That’s the question I am sometimes asked as a follow up to “What kind of work do you do?” Not many men ask the question. Mostly it’s women. Sometimes there’s a follow-up to the follow-up: “What do you talk about?” It seems that women are more used to men not talking than talking. ‘You talk to men about life on the inside? About how they feel? They do this voluntarily?’
Here’s the thing: When a man is ready to talk, he is ready to talk. He comes into my office, he sits down, he starts talking. He doesn’t usually weep, at least not in any prolonged way, not in the way that women will often do when they talk to each other about matters close to the heart. The conversation between us unspools in a way that is relaxed and natural. At some point in the conversation, we might find ourselves laughing. If you were watching us with the sound turned off, we could be talking about a Jays game or the new F-type. But we’re not. We’re talking about some kind of pain. We’re talking about what their options are. And maybe there are no options. I call these conversations men’s work.
Several years ago I went on a spiritual retreat with 120 other men in the mountains north of Santa Fe, New Mexico. The retreat leader was the great Franciscan priest Richard Rohr. Near the end of the retreat, he told us to go off into the desert by ourselves, to take a bottle of water and not to return until the sun began to set. We could go anywhere we wanted—climb a mountain, follow a creek bed, find some sparse shade, it didn’t matter. We just had to be by ourselves in the heat of the desert for one day. It was interesting, the next day, to hear back from some of the men. Many reported seeing animals. Some men, sitting, had animals approach them. Others had spent hours climbing to some high perch and then spent the day just looking out, feeling the heat get into them, or getting mesmerized by the industry of insects. And there was this curious thing which we didn’t discover or talk about until the next day: Some of the guys, at some point during the day, took off all their clothes. Nobody told them they should do this, or that they would want to. They just did. That’s guys for you. They tend to be so individualized and privatized that they think they are all alone in what they do and how they feel. When one man asks another man what he is going through, and the man tells him, something changes. For both men.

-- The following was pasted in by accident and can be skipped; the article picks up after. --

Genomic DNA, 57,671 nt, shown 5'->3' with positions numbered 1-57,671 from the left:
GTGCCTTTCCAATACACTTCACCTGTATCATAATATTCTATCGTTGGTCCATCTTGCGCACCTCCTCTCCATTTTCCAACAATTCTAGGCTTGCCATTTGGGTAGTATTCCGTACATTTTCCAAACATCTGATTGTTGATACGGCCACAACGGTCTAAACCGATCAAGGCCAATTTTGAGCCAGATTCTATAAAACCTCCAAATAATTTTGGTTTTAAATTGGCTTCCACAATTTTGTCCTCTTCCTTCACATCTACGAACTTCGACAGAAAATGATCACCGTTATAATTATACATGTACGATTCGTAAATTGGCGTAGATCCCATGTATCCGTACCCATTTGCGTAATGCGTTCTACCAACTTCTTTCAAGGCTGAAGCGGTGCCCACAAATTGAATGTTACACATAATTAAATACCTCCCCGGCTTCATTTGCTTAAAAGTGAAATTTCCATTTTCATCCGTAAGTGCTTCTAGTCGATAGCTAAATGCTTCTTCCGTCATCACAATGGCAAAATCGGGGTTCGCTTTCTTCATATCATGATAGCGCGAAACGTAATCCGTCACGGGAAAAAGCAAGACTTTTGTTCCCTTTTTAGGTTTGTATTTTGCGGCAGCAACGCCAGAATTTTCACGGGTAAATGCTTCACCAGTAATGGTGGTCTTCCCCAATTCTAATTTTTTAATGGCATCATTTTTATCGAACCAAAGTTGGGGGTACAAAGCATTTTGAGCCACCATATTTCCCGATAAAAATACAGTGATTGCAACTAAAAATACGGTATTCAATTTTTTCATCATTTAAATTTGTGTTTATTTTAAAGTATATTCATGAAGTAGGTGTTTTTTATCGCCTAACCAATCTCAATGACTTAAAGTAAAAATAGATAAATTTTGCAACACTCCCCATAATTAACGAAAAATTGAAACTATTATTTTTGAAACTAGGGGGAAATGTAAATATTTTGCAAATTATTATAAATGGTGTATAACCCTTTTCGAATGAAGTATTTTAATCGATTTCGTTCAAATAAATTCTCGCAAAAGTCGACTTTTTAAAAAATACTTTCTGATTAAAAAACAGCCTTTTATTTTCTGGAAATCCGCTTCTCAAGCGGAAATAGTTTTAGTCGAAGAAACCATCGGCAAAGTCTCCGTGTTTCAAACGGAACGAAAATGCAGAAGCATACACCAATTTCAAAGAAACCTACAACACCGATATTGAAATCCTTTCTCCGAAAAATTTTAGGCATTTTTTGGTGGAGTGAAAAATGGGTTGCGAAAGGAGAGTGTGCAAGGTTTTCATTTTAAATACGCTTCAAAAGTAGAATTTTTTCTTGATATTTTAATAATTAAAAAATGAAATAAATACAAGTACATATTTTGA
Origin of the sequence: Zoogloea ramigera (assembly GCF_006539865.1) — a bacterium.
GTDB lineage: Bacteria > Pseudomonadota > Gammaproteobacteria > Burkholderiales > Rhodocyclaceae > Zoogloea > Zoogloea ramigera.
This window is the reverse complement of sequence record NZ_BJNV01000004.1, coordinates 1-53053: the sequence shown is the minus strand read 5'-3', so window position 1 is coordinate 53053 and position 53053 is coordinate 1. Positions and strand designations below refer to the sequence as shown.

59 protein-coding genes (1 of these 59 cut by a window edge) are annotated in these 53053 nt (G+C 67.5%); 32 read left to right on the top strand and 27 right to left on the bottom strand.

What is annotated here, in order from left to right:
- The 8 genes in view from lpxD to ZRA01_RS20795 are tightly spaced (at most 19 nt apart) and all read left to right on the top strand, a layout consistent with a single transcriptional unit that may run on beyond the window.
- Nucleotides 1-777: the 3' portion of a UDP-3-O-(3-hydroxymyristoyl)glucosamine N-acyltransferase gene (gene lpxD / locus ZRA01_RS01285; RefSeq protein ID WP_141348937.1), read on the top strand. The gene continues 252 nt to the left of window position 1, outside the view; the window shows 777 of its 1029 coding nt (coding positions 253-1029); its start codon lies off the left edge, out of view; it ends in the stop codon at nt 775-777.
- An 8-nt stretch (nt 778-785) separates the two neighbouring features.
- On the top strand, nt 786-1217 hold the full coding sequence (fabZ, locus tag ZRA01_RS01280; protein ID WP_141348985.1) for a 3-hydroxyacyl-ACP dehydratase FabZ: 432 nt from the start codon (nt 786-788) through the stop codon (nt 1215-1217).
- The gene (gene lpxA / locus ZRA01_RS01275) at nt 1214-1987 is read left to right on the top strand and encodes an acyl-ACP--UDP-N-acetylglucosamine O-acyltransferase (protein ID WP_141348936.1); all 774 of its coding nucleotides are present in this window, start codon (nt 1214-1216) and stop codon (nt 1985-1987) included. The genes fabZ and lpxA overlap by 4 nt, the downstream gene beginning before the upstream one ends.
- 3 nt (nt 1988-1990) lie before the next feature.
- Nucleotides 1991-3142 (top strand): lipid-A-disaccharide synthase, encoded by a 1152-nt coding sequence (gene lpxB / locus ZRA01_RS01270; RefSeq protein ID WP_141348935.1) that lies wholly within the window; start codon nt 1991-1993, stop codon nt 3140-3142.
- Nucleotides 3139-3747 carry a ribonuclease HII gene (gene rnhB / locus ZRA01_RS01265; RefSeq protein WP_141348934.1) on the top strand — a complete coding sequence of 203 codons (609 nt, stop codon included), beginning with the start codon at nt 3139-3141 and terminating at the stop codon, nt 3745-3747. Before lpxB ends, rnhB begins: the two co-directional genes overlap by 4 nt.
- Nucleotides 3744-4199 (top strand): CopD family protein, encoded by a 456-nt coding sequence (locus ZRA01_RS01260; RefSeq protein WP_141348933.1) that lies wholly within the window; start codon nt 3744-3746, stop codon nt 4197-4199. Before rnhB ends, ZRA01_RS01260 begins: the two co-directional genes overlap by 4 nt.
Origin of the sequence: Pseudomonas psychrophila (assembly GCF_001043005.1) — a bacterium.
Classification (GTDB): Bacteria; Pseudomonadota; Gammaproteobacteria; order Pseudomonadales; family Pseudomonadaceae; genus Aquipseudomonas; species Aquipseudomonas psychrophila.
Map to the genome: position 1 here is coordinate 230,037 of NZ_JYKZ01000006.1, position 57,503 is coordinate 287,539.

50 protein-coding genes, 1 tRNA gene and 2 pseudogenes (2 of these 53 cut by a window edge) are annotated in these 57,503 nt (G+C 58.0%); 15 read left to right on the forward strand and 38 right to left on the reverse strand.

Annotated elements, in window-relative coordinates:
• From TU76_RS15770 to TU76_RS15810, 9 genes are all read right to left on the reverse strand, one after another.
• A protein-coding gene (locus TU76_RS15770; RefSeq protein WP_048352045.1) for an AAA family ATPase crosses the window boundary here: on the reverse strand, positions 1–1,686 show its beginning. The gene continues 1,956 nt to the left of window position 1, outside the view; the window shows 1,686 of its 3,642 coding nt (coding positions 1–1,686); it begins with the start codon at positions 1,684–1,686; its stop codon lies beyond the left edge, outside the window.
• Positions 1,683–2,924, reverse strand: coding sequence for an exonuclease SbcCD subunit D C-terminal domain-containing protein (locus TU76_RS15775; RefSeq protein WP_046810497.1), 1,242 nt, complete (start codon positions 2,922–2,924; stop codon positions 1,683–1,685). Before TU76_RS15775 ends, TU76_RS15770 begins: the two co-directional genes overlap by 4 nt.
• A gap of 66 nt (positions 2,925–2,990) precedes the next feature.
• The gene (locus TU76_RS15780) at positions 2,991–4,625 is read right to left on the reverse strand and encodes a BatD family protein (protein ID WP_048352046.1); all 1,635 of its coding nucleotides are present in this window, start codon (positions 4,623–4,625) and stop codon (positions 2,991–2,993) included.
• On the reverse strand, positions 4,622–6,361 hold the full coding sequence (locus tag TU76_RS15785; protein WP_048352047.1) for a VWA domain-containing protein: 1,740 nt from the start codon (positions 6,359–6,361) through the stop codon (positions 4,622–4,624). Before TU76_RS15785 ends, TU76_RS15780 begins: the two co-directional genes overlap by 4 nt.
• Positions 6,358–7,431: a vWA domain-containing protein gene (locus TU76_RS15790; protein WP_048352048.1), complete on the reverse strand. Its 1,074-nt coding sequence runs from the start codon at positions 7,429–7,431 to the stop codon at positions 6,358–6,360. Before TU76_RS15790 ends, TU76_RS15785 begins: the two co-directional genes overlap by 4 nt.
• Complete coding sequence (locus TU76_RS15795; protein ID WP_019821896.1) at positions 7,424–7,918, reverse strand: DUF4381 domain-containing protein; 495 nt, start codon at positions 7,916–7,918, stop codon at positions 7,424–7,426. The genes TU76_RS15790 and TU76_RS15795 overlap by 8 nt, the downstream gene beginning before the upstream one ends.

To me, it just makes sense that counselling should be gender-specific, e.g., man to man, woman to woman. Ought we not to respect life’s most fundamental fact, that women and men are different? Perhaps male therapists who counsel women could use a little humility here. Until they start having 28-day cycles and producing eggs, no man can truly know the life of a woman. I’ve been married for quite a while, and helped raise two daughters. What I’ve learned is that women can solve their own problems. Equally, and I know this beyond a doubt, men have the dignity, the strength and the insight to solve the problems that men have.
For sure, we will go about problem solving differently, and according to natural inclination. In general, women are much freer than men; they’ll reach out to any and all sources for help; they’ll talk to almost anybody about anything. A stranger on a bus is apt to get the whole story. Men, by contrast, are so personalized and privatized that the most basic act of connectivity feels like a risk. And, of course, it is a risk! If there is something to be exposed, real communication (vs. pseudo-communication) will expose it. Exposition changes things. If there is unbridgeable two-ness in a relationship, the truth will end a relationship. So which sex is the most fearful? Yes, that would be men. In the therapy world, fear, not anger, is the real demon.
One thing men know instinctively is that there is a difference between a friend and a counsellor. A friend will tell a man what he wants to hear. A counsellor will tell a man what he needs to hear. That’s why, if a man is under sufficient pressure, there is a likelihood he will at least consider hiring someone to talk to. Many years ago, one of the men I counselled compared me to a prostitute. I didn’t take it as a compliment. Neither did I take it as an insult. (After a while, we stop reacting to every little thing. Here’s a good question to keep in your wallet: What difference does it make?)
It’s a tremendous moment in a man’s life when he asks for help from someone he doesn’t know on a subject he would rather not talk about, and then doles out a significant amount of money for the privilege of doing so. When a man I’m meeting for the first time shows up at my office, the first thing I think is, “Good for you!” Even before “Hello” I figure he’s done 70 percent of what he needs to do. The man doesn’t know it, and probably wouldn’t believe it if I told him, but the rest is easy.
Number one on my list of spiritual virtues is courage. It comes from the root word for heart.
Everything a man needs is inside of him.